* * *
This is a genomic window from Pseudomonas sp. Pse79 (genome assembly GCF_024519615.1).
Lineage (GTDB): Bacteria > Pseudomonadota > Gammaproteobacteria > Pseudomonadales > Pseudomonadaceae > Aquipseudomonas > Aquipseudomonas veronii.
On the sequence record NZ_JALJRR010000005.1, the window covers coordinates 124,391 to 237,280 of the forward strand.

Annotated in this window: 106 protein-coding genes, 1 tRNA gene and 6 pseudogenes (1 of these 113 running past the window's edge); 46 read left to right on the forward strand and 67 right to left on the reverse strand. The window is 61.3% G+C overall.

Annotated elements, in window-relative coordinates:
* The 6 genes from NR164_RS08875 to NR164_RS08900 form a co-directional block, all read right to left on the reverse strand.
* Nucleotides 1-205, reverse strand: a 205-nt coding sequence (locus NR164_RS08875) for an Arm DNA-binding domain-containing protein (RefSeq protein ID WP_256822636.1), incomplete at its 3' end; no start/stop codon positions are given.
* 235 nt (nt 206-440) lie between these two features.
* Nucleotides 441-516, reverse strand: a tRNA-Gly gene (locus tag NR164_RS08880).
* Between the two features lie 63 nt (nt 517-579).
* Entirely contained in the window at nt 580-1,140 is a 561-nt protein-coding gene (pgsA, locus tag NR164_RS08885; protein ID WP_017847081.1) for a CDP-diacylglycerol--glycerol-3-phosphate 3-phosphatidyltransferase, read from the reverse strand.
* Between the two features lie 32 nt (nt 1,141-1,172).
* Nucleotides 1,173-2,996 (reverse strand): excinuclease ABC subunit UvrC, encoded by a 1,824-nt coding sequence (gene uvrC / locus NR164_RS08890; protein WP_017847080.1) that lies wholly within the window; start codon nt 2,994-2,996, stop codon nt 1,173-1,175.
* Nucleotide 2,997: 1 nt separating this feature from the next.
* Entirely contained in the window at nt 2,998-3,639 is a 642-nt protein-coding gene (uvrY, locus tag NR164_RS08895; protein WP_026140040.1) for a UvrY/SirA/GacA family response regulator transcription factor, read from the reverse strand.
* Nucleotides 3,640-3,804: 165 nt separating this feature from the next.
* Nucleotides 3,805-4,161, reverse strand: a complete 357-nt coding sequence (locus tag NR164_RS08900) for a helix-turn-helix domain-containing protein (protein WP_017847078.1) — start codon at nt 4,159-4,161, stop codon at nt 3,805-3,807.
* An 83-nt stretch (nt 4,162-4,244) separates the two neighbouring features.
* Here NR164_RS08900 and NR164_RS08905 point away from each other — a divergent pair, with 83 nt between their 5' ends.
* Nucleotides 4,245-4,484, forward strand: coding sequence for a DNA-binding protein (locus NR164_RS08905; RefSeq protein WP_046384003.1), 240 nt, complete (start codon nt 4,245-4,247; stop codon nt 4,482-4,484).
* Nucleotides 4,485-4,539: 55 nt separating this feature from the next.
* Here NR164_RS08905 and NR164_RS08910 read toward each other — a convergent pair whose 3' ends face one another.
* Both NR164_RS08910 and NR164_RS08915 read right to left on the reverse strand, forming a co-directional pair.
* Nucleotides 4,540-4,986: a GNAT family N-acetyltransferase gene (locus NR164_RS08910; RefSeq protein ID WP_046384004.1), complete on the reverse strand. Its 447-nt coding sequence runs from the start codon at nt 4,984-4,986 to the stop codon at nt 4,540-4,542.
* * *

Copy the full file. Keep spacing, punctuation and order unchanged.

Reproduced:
This is a genomic window from Pseudomonas sp. Pse79 (genome assembly GCF_024519615.1).
Lineage (GTDB): Bacteria > Pseudomonadota > Gammaproteobacteria > Pseudomonadales > Pseudomonadaceae > Aquipseudomonas > Aquipseudomonas veronii.
On the sequence record NZ_JALJRR010000005.1, the window covers coordinates 124,391 to 237,280 of the forward strand.

Annotated in this window: 106 protein-coding genes, 1 tRNA gene and 6 pseudogenes (1 of these 113 running past the window's edge); 46 read left to right on the forward strand and 67 right to left on the reverse strand. The window is 61.3% G+C overall.

Annotated elements, in window-relative coordinates:
* The 6 genes from NR164_RS08875 to NR164_RS08900 form a co-directional block, all read right to left on the reverse strand.
* Nucleotides 1-205, reverse strand: a 205-nt coding sequence (locus NR164_RS08875) for an Arm DNA-binding domain-containing protein (RefSeq protein ID WP_256822636.1), incomplete at its 3' end; no start/stop codon positions are given.
* 235 nt (nt 206-440) lie between these two features.
* Nucleotides 441-516, reverse strand: a tRNA-Gly gene (locus tag NR164_RS08880).
* Between the two features lie 63 nt (nt 517-579).
* Entirely contained in the window at nt 580-1,140 is a 561-nt protein-coding gene (pgsA, locus tag NR164_RS08885; protein ID WP_017847081.1) for a CDP-diacylglycerol--glycerol-3-phosphate 3-phosphatidyltransferase, read from the reverse strand.
* Between the two features lie 32 nt (nt 1,141-1,172).
* Nucleotides 1,173-2,996 (reverse strand): excinuclease ABC subunit UvrC, encoded by a 1,824-nt coding sequence (gene uvrC / locus NR164_RS08890; protein WP_017847080.1) that lies wholly within the window; start codon nt 2,994-2,996, stop codon nt 1,173-1,175.
* Nucleotide 2,997: 1 nt separating this feature from the next.
* Entirely contained in the window at nt 2,998-3,639 is a 642-nt protein-coding gene (uvrY, locus tag NR164_RS08895; protein WP_026140040.1) for a UvrY/SirA/GacA family response regulator transcription factor, read from the reverse strand.
* Nucleotides 3,640-3,804: 165 nt separating this feature from the next.
* Nucleotides 3,805-4,161, reverse strand: a complete 357-nt coding sequence (locus tag NR164_RS08900) for a helix-turn-helix domain-containing protein (protein WP_017847078.1) — start codon at nt 4,159-4,161, stop codon at nt 3,805-3,807.
* An 83-nt stretch (nt 4,162-4,244) separates the two neighbouring features.
* Here NR164_RS08900 and NR164_RS08905 point away from each other — a divergent pair, with 83 nt between their 5' ends.
* Nucleotides 4,245-4,484, forward strand: coding sequence for a DNA-binding protein (locus NR164_RS08905; RefSeq protein WP_046384003.1), 240 nt, complete (start codon nt 4,245-4,247; stop codon nt 4,482-4,484).
* Nucleotides 4,485-4,539: 55 nt separating this feature from the next.
* Here NR164_RS08905 and NR164_RS08910 read toward each other — a convergent pair whose 3' ends face one another.
* Both NR164_RS08910 and NR164_RS08915 read right to left on the reverse strand, forming a co-directional pair.
* Nucleotides 4,540-4,986: a GNAT family N-acetyltransferase gene (locus NR164_RS08910; RefSeq protein ID WP_046384004.1), complete on the reverse strand. Its 447-nt coding sequence runs from the start codon at nt 4,984-4,986 to the stop codon at nt 4,540-4,542.